On May 16, the destruction of hundreds of thousands of native forest was approved by 268 votes in the Brazilian House of Representatives. Supported by the current president Michel Temer, this measure reduced the protection level of large stretches of native forest to legalize activities with great environmental impact, such as timber exploitation, mining and agriculture, which may intensify deforestation in Brazil. The proposal approved by Brazilian congressional representatives also facilitates the privatization of public land, allowing private ownership of government protected areas.

This decision of just one of several attacks that the environmental policy has been suffering from the Brazilian Executive and Legislative branches over the last years. Both in Congress and in the government, there are proposals to loosen environmental licensing and demarcation of indigenous lands and conservation units, weaken the control against illegal deforestation and reduce the rights of rural workers. In common, these proposals aim to reduce rights, guarantees and protections related to the environment and forest conservation.

In Espirito Santo, stacked eucalyptus logs await pickup. Plantations of this non-native species have replaced 7.5 million acres of forest, becoming the world’s biggest source of eucalyptus pulp for paper.
Photograph by Mark Moffett

Despite commitments made abroad in climate change and biological diversity, the Brazilian government is increasingly leaning towards the irresponsible exploitation of its natural resources. For a few cheap short-term gains that favor just a few, we are sacrificing important long-term gains that favor all of us.

An obvious example of the discrepancy between external commitments and internal wills – and which is directly associated with the proposal approved by Congress last week – is the implementation of Brazil’s nationally determined contributions (NDC) under the Paris Agreement, the accord signed at the end of 2015 as the main international instrument to fight climate change in the next decades.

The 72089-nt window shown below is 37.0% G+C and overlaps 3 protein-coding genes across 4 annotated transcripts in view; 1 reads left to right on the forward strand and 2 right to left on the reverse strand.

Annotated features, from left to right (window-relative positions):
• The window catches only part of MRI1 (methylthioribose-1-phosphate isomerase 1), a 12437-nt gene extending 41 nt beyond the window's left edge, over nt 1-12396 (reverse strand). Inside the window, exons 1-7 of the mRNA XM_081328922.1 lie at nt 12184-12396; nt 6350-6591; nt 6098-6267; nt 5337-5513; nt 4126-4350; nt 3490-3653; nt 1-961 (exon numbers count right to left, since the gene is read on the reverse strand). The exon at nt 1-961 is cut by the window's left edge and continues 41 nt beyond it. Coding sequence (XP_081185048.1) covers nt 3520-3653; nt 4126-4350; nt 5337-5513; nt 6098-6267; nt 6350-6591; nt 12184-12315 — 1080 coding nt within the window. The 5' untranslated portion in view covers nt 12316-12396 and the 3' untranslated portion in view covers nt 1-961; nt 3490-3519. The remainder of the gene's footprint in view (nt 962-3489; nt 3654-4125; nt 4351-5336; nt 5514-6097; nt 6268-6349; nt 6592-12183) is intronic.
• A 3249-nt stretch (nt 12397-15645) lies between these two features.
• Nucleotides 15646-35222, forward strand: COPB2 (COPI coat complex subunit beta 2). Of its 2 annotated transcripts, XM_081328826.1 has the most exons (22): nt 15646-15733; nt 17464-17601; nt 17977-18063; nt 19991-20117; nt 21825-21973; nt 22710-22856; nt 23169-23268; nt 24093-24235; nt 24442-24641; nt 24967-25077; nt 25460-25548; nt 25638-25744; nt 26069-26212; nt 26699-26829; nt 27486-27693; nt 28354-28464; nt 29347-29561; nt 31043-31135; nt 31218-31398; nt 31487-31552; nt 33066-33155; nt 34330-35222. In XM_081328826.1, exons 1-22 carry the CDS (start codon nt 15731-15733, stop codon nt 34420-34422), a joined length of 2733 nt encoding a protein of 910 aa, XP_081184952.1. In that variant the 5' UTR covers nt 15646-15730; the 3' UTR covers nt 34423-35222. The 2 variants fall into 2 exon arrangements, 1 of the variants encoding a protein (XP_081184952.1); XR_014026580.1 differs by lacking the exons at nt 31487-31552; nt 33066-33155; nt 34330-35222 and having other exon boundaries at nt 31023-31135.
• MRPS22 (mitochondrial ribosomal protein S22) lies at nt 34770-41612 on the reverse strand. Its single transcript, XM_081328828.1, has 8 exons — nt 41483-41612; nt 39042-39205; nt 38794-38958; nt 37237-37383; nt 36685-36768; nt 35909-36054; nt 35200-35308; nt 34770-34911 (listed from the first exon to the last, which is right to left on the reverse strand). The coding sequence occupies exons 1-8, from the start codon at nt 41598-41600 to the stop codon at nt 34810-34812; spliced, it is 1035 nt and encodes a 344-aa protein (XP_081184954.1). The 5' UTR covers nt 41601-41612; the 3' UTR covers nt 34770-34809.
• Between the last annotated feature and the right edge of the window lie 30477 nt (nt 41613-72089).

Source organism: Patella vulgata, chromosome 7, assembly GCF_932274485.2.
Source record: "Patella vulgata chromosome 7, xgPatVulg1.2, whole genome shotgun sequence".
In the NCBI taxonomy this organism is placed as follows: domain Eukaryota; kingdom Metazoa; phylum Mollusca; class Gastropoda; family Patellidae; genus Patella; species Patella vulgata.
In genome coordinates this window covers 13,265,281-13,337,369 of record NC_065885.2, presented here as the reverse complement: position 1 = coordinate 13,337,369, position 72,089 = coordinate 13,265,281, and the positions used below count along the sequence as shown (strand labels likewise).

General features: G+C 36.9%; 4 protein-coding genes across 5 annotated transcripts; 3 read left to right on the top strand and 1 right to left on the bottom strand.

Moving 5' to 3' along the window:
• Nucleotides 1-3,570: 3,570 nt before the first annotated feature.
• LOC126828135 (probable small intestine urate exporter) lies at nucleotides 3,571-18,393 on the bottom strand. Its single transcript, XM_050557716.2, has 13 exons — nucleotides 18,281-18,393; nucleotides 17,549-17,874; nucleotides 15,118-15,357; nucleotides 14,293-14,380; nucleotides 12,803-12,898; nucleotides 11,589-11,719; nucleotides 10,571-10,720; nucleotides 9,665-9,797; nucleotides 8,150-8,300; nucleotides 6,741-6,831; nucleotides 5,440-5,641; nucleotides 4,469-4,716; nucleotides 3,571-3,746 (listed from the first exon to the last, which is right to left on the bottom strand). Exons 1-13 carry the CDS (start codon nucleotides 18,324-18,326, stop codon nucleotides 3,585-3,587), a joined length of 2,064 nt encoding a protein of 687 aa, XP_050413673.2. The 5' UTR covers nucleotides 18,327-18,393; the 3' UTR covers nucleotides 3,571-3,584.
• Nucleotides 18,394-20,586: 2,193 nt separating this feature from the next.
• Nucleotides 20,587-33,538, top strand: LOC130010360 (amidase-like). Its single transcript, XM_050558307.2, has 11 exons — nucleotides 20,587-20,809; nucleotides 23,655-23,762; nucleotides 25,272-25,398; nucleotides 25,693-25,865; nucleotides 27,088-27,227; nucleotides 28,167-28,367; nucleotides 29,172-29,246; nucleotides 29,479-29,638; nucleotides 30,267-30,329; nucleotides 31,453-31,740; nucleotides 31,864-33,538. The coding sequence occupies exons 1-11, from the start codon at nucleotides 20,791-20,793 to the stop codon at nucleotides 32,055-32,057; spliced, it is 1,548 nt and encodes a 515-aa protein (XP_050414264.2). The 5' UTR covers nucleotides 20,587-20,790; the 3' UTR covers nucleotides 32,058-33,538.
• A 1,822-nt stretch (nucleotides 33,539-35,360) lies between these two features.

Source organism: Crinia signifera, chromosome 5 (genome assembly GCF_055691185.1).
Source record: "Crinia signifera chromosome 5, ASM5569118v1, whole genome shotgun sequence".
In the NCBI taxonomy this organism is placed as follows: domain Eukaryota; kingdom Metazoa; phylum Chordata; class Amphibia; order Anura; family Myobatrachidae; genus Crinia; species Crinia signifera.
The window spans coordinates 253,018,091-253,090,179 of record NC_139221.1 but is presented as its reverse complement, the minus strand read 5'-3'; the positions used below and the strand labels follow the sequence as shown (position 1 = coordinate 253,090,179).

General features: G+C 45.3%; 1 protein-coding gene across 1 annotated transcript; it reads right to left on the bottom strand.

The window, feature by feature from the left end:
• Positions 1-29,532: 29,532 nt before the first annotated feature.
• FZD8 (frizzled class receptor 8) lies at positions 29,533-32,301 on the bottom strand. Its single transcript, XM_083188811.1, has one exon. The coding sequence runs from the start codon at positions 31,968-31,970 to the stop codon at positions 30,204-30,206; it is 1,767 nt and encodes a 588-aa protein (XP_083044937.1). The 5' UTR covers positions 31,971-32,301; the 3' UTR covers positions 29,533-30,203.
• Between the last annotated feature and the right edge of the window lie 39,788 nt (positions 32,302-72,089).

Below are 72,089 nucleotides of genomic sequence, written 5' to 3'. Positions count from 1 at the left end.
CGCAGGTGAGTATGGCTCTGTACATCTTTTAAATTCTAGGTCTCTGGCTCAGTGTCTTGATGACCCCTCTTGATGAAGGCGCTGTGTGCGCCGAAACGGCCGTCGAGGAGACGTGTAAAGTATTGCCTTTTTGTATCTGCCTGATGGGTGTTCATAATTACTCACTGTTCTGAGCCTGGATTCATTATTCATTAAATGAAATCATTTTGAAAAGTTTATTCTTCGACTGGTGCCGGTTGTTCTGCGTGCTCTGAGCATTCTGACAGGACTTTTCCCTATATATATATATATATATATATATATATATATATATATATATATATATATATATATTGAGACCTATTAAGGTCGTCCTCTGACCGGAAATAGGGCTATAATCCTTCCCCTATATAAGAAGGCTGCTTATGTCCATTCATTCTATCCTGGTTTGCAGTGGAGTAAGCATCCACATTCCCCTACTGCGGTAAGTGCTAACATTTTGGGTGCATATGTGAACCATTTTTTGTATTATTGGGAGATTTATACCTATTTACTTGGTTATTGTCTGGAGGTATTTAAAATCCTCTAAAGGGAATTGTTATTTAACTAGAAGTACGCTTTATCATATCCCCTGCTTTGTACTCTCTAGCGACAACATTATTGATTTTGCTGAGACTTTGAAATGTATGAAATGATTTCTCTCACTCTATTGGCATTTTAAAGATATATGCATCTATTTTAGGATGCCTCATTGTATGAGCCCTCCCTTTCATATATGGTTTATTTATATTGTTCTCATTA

Within the broad goal to contain Earth’s global warming by 2 degree Celsius, doing its best to keep it at 1.5 degree Celsius, Brazil has committed to reduce its greenhouse gas (GHG) emissions by 37% circa 2025 (compared to 2005), with possible emissions reduction of 43% by 2030. In order to facilitate this commitment, the Brazilian government listed some tasks for the coming years, such as the restoration of 12 million hectares of forest and the elimination of legal and illegal deforestation in the Amazon region.

Everton Lucero negotiates for Brazil at the United Nations Framework Convention on Climate Change. Brazil has had their priorities on forests and REDD+.  Photo: IISD

In the last decade, Brazil has gained international prominence due to the reduction of Amazon deforestation. Between 2004 and 2015, the rate of deforestation was reduced by 79% in this region, which resulted in a 41.1% decrease in Brazilian GHG emissions in the same period 0 from 2 billion tons of carbon dioxide equivalent (tCO2e) to 1.2 billion. Considering that Brazil did not have obligatory international commitment at the time, this significant emissions reduction gave to Brazilian government great prestige at the international negotiations on climate change.

In the new context of the Paris Agreement, in which Brazil has official reduction goals over the next decades, we expected that the federal government would seek ways to decarbonise its economy, expanding the forest areas under conservation, encouraging low-carbon agriculture, facilitating the emergence of a forest-base industry. We also expected that the government would strengthen control measures to reduce deforestation, improving satellite surveillance systems and supporting inspection teams on the ground.